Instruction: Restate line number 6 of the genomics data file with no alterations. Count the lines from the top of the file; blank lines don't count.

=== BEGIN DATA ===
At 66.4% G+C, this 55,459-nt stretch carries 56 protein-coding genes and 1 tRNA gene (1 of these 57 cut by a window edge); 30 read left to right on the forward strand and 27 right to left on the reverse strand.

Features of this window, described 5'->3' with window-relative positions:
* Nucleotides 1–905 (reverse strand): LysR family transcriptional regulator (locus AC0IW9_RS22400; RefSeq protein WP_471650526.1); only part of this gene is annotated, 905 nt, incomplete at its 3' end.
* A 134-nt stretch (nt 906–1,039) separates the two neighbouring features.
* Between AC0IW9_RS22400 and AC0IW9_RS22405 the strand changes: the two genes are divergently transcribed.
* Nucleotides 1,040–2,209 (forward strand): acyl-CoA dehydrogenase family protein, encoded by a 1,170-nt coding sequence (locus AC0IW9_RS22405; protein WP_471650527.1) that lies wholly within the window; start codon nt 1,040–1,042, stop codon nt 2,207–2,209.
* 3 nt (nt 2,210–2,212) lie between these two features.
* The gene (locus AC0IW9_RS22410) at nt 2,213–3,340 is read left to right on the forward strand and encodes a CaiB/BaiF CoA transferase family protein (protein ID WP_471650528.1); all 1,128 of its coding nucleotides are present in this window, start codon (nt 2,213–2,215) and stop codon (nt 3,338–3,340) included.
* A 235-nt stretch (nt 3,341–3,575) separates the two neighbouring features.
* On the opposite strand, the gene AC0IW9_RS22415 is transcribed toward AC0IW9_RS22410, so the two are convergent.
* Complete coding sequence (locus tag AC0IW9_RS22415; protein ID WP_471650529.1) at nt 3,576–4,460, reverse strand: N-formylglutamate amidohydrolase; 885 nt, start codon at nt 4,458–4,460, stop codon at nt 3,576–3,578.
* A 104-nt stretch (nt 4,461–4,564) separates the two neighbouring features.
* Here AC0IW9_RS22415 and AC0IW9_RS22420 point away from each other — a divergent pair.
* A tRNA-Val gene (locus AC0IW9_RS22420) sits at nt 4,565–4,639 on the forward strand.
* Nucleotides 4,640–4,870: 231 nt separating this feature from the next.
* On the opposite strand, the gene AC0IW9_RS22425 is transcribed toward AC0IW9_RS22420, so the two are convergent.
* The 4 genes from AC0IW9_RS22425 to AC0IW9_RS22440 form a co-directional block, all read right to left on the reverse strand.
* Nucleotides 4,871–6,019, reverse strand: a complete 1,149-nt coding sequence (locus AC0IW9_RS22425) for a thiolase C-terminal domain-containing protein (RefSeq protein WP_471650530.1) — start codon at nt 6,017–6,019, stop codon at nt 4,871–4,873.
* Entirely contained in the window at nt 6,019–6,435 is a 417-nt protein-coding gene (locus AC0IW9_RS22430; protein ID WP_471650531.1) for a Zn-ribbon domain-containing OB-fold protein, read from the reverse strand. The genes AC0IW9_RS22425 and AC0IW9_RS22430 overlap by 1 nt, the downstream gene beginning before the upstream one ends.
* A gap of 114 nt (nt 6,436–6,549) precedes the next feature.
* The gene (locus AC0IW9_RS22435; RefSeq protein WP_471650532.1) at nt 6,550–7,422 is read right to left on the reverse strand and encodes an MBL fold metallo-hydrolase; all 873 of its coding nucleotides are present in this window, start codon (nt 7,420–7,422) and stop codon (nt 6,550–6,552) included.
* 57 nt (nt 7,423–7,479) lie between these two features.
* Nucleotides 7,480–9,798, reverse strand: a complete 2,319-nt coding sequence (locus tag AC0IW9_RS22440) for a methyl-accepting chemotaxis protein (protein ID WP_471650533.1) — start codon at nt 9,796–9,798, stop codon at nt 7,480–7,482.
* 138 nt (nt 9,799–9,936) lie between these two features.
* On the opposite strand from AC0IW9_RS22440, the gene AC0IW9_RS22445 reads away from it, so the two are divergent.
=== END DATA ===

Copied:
* Nucleotides 1,040–2,209 (forward strand): acyl-CoA dehydrogenase family protein, encoded by a 1,170-nt coding sequence (locus AC0IW9_RS22405; protein WP_471650527.1) that lies wholly within the window; start codon nt 1,040–1,042, stop codon nt 2,207–2,209.